Preclinical studies provide evidence for the therapeutic potential of C3a and C5a inhibition, for instance, by targeting immunosuppressive MDSCs in cervical cancer121 and lung metastasis from breast cancer130, or macrophages in sarcomas128. Of particular interest are studies on the combined blockade of complement and the PDL1–PD1 immune-checkpoint axis. In particular, in lung cancer models, the combination of C5a and PD1 blockade markedly reduced tumour growth and metastasis and led to prolonged survival131. This effect was associated with increased frequency of CD8+ T cells and reduced frequency of MDSCs within tumours, suggesting the restoration of antitumour immune responses131 (Fig. 2). Along the same line, the combination of a C3aR antagonist (SB 290157 trifluoroacetate salt) with anti-PD1 treatment resulted in a significant reduction of primary tumour growth and incidence, compared with anti-PD1 or C3aR treatment alone122, indicating that complement inhibition increases the clinical benefit of ICB.

Based on the above preclinical and clinical evidence, complement targeting strategies deserve to undergo (or are undergoing) clinical assessment (Table 1). We surmise that assessment of the actual involvement of complement pathways in different tumours or tumour subsets should guide clinical assessment of anti-complement strategies.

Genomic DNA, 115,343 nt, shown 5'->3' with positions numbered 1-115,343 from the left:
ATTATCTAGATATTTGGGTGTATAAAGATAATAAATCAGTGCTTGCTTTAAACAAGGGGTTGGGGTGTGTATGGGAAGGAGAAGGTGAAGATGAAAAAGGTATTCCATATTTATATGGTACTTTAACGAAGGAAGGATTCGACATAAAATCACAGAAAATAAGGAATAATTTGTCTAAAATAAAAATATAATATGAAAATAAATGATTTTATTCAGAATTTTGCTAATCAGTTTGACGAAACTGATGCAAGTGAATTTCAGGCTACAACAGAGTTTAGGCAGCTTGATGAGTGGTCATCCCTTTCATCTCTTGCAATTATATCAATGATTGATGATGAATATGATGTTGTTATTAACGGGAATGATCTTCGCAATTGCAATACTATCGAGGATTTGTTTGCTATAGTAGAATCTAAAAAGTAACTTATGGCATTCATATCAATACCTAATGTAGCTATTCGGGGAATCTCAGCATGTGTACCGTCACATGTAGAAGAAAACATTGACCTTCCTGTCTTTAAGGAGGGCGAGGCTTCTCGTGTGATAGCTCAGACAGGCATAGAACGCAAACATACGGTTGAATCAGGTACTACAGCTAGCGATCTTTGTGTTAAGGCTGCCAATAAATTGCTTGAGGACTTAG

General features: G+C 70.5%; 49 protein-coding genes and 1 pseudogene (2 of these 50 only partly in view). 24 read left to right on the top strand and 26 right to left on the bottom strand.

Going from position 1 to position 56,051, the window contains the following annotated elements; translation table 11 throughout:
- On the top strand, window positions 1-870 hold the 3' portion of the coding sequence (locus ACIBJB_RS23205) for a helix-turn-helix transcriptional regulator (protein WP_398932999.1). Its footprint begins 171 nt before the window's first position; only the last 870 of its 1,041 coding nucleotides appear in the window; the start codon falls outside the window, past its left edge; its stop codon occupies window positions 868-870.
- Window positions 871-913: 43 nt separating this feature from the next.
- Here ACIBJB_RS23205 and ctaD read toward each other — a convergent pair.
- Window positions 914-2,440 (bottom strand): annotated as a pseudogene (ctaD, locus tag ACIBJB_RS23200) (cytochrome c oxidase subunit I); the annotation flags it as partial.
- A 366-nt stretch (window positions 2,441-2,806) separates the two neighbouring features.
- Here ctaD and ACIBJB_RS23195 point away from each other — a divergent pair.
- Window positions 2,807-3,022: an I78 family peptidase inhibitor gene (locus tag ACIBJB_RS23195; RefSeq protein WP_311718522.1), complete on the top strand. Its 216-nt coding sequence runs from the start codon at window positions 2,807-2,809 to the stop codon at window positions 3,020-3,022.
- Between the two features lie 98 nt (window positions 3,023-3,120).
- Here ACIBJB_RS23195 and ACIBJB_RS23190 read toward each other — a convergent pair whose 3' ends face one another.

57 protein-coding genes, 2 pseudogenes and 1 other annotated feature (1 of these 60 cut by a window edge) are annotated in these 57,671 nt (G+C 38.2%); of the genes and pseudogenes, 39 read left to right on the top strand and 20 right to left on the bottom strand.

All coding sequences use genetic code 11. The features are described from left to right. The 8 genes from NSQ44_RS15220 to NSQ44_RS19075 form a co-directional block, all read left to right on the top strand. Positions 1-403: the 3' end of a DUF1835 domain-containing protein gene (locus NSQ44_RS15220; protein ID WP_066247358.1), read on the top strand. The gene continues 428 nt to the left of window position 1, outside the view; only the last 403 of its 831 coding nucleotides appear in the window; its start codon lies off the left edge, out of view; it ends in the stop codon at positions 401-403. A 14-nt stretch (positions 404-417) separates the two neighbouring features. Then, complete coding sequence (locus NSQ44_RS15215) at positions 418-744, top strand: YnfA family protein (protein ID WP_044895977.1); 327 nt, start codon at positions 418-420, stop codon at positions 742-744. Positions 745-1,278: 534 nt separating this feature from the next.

Inflammasome and IL-1

Although IL-1 can trigger protective immune responses, the predominant function of this pathway is to promote carcinogenesis and metastasis132,133,134. IL-1 promotes cancer-associated immunosuppression through complex mechanisms, including driving emergency haematopoiesis and the generation and recruitment of MDSCs as well as promoting TAM immunosuppressive and tumour-promoting functions135. Accordingly, in a model of RCC, the combination treatment with anti-IL-1β and anti-PD1 or the multi-targeted tyrosine kinase inhibitor cabozantinib led to a synergistic antitumour effect, a pronounced decrease of MDSCs and skewing of TAMs136. Incidental findings from CANTOS — a large, phase III randomized, double-blind, placebo-controlled trial of canakinumab, an IL-1β blocking antibody, involving 10,061 patients with a history of myocardial infarction with atherosclerosis — demonstrated that canakinumab was associated with a dramatic (>60%) reduction of incidence and mortality from lung cancer133. Based on preclinical studies, it is conceivable that inhibition of MDSCs and unleashing of innate and adaptive effective antitumour responses contribute to cancer prevention by canakinumab as observed in the CANTOS trial132,133,137.